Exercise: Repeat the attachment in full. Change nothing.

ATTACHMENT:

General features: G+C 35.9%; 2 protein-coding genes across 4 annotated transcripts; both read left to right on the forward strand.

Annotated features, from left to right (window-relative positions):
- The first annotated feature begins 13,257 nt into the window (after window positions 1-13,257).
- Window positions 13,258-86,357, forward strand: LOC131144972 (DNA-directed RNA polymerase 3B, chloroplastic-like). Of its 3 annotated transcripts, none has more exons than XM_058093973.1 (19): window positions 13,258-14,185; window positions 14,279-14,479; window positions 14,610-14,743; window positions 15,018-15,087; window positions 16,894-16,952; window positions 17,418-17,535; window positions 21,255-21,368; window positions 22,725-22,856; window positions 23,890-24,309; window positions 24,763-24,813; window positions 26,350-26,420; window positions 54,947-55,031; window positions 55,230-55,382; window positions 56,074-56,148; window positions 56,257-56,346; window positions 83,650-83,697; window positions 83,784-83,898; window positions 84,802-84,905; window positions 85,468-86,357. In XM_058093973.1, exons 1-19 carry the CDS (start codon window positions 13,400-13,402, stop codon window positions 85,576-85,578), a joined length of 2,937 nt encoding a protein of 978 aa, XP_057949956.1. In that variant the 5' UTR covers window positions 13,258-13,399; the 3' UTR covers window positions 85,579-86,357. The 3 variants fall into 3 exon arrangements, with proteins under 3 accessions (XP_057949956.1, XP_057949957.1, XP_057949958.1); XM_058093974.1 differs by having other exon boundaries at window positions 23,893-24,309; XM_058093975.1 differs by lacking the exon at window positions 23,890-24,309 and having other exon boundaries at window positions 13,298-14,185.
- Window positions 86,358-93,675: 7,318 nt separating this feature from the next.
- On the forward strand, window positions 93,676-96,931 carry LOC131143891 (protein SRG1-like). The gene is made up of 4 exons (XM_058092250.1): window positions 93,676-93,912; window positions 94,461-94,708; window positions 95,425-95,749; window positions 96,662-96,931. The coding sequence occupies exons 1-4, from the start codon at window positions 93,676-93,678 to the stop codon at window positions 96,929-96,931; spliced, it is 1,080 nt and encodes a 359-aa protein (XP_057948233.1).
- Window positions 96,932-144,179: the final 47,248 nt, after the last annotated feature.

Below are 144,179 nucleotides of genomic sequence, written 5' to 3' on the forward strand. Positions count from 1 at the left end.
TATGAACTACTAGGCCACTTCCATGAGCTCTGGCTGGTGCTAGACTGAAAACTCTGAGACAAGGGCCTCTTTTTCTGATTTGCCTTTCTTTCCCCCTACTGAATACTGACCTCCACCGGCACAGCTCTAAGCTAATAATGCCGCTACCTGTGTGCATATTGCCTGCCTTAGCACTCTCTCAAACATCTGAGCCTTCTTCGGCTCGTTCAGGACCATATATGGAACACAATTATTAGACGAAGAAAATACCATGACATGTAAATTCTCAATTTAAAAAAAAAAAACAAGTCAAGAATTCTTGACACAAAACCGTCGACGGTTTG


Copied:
General features: G+C 35.9%; 2 protein-coding genes across 4 annotated transcripts; both read left to right on the forward strand.

Annotated features, from left to right (window-relative positions):
- The first annotated feature begins 13,257 nt into the window (after window positions 1-13,257).
- Window positions 13,258-86,357, forward strand: LOC131144972 (DNA-directed RNA polymerase 3B, chloroplastic-like). Of its 3 annotated transcripts, none has more exons than XM_058093973.1 (19): window positions 13,258-14,185; window positions 14,279-14,479; window positions 14,610-14,743; window positions 15,018-15,087; window positions 16,894-16,952; window positions 17,418-17,535; window positions 21,255-21,368; window positions 22,725-22,856; window positions 23,890-24,309; window positions 24,763-24,813; window positions 26,350-26,420; window positions 54,947-55,031; window positions 55,230-55,382; window positions 56,074-56,148; window positions 56,257-56,346; window positions 83,650-83,697; window positions 83,784-83,898; window positions 84,802-84,905; window positions 85,468-86,357. In XM_058093973.1, exons 1-19 carry the CDS (start codon window positions 13,400-13,402, stop codon window positions 85,576-85,578), a joined length of 2,937 nt encoding a protein of 978 aa, XP_057949956.1. In that variant the 5' UTR covers window positions 13,258-13,399; the 3' UTR covers window positions 85,579-86,357. The 3 variants fall into 3 exon arrangements, with proteins under 3 accessions (XP_057949956.1, XP_057949957.1, XP_057949958.1); XM_058093974.1 differs by having other exon boundaries at window positions 23,893-24,309; XM_058093975.1 differs by lacking the exon at window positions 23,890-24,309 and having other exon boundaries at window positions 13,298-14,185.
- Window positions 86,358-93,675: 7,318 nt separating this feature from the next.
- On the forward strand, window positions 93,676-96,931 carry LOC131143891 (protein SRG1-like). The gene is made up of 4 exons (XM_058092250.1): window positions 93,676-93,912; window positions 94,461-94,708; window positions 95,425-95,749; window positions 96,662-96,931. The coding sequence occupies exons 1-4, from the start codon at window positions 93,676-93,678 to the stop codon at window positions 96,929-96,931; spliced, it is 1,080 nt and encodes a 359-aa protein (XP_057948233.1).
- Window positions 96,932-144,179: the final 47,248 nt, after the last annotated feature.

Below are 144,179 nucleotides of genomic sequence, written 5' to 3' on the forward strand. Positions count from 1 at the left end.
TATGAACTACTAGGCCACTTCCATGAGCTCTGGCTGGTGCTAGACTGAAAACTCTGAGACAAGGGCCTCTTTTTCTGATTTGCCTTTCTTTCCCCCTACTGAATACTGACCTCCACCGGCACAGCTCTAAGCTAATAATGCCGCTACCTGTGTGCATATTGCCTGCCTTAGCACTCTCTCAAACATCTGAGCCTTCTTCGGCTCGTTCAGGACCATATATGGAACACAATTATTAGACGAAGAAAATACCATGACATGTAAATTCTCAATTTAAAAAAAAAAAACAAGTCAAGAATTCTTGACACAAAACCGTCGACGGTTTG